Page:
Nancy warps pop melodies and Sinatra covers on their debut ‘Mysterious Visions’ EP

The faceless project's first work is an essential cut of psych-pop brilliance

Sometimes the most infectious music is borne of the strangest sounds. Case in point: Nancy, a mysterious, faceless new psych-punk project, which takes familiar pop melodies and runs them through a blender.

Almost every second of ‘Mysterious Visions’, Nancy’s debut EP (out Friday on Cannibal Hymns/B3SCI), is warped and weird – from Nancy’s own baroque croon, to the distorted synths and warbling guitars. It’s a hypnotic concoction, the likes of smash-hit single ‘Teenage Fantasy’ wielding a spooky alternate world out of familiar, sugary pop melodies. “I could talk like Lou Reed,” Nancy croons on ‘To Take Time, “and I could walk like James Dean.” It’s that dream-like sense of ambition that buoys ‘Mysterious Visions’.

Interestingly, too, things kick off with a cover of Nancy Sinatra’s karaoke classic ‘These Boots Are Made For Walkin’ – this being Nancy, though, it’s blown-out and bombastic; a shredded-denim punk reimagining of the original.


Below, we’ve got the first stream of Nancy’s ‘Mysterious Visions’ EP, along with an interview with the fella behind it all.

Talk us through Nancy, then – if you’ll forgive the assumption, you don’t sound much like a Nancy.

Nancy: “Nancy is the name I’ve given myself, an alter-ego. It’s something that people used to shout at me (‘Nancy-boy’ etc), I guess for not adhering to their masculine norms or something, and I derive a lot of strength from reclaiming the word and attaching something positive to it. On the flip side, it’s also a nod to one of my biggest inspirations, Nancy Sinatra.

“As Nancy, I write, produce and record my own music. I create my artwork and make my videos. I’m big fan of classic songwriters/producers like Burt Bacharach and Phil Spector and acts like The Walker Brothers and The RatPack. At the same time, I also love The Modern Lovers and R. Steve Moore, so musically, I guess I sit somewhere in between. I want my EP to feel like a trip to the theatre, something visual, like there is an epic stage show playing out while you listen. I can’t wait take the show to some cool venues and properly fulfil my vision when the time is right.”


So many of the melodies on ‘Mysterious Visions’ are warped, or distorted. What inspired that choice? Do you never want to just play it straight?

“I like distortion, I think it has magical qualities. It’s a bit like when you’re watching an old horror film; the monster that your mind creates through suspense and ambiguity is always much scarier than anything a film could portray. I see my music in the same way – there’s enough missing for the listener to project what they want onto it, it’s a more inclusive listening experience… My style, as a producer, is to have all of these classic song structures and pop melodies blown at you through a broken speaker… Finding counterpoints, that’s what I like.”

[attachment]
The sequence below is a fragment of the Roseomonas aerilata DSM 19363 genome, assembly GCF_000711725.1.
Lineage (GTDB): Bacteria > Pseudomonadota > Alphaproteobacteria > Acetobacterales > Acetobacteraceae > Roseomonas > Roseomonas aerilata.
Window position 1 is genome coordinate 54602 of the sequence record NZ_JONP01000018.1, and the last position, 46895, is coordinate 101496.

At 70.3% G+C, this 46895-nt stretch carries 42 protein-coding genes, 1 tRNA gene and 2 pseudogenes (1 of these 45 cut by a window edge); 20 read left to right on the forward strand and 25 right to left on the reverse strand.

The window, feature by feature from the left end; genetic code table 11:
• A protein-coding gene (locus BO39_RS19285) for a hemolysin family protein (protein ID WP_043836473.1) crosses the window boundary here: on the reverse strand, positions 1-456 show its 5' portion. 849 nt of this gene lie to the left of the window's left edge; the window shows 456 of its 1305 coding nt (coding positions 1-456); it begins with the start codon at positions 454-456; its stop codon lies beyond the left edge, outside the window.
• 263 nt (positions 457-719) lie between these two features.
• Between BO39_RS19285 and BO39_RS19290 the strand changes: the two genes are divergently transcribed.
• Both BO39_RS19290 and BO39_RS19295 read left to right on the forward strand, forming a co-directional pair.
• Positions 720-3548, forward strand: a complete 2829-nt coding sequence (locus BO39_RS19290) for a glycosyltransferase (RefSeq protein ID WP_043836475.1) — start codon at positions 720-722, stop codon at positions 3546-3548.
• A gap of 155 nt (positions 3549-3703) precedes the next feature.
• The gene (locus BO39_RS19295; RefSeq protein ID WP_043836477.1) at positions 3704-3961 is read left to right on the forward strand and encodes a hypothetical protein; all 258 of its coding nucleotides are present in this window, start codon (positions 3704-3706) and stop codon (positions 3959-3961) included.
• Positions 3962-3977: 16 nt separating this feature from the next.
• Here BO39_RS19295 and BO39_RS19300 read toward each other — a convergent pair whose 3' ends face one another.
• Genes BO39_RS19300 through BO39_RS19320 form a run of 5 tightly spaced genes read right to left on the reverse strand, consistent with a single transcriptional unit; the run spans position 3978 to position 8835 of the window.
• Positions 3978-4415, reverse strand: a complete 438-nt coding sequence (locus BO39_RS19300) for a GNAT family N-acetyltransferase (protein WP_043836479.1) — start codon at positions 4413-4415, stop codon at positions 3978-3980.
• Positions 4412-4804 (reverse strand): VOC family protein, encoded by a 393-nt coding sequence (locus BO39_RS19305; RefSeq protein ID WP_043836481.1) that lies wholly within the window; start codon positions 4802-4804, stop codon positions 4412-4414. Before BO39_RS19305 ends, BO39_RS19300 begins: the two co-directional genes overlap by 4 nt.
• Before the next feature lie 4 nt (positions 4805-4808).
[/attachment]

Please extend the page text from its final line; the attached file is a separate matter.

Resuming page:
Cannibal Hymns have become a breeding ground for some serious UK talent. How did that link-up occur? How does it feel to have them backing you?


“Cannibal Hymns are such a fantastic label to be with, Tim [Hampson, owner] is very influential and also very artist-driven, which is a nice combo. So I am very pleased CH are releasing my EP. I must say, also, working with B3SCI in America has been a dream – with CH, they are a perfect pairing. I am stunned at the support I’ve had so early on and feel very grateful.”

And let’s talk that ‘Bootz’ cover – why that song specifically? How did you approach such a classic and make it more Nancy?

“As I said earlier, Nancy Sinatra is a huge source of inspiration for me, so it felt right to pay homage. ‘Bootz’ is a manifesto for who I am as an artist. The prototype for the entire character I’ve created – I take the culture you love, run it through a blender and stick it all back together in my own way. I find new meaning in old ideas, I excavate innovation and there felt like no better way to show that than turning Sinatra’s classic into a punk stomper.”

The packaging and artwork for the cassette is incredible – who do we have to thank for that? Is it important to you to offer up a special package?

“Thank you! I like to create everything down to the finest details.  To me, packaging is only an extension of my art form. I’m trying to create a world entirely of my own, and that means I need to design every detail of it.

“I designed the ciggy packet (although I recently quit smoking, old habits die hard, I guess) and CH loved the idea and really went down the rabbit hole with me on it. We tracked down an excellent cassette manufacturer and the result is truly marvellous.”

What’s next for Nancy?

“I started out with modest expectations, but in the last 2 weeks this thing has really blown up. I’ve already been invited to perform at SXSW and I have a lot of people getting in touch to work with me, so I feel very optimistic.”

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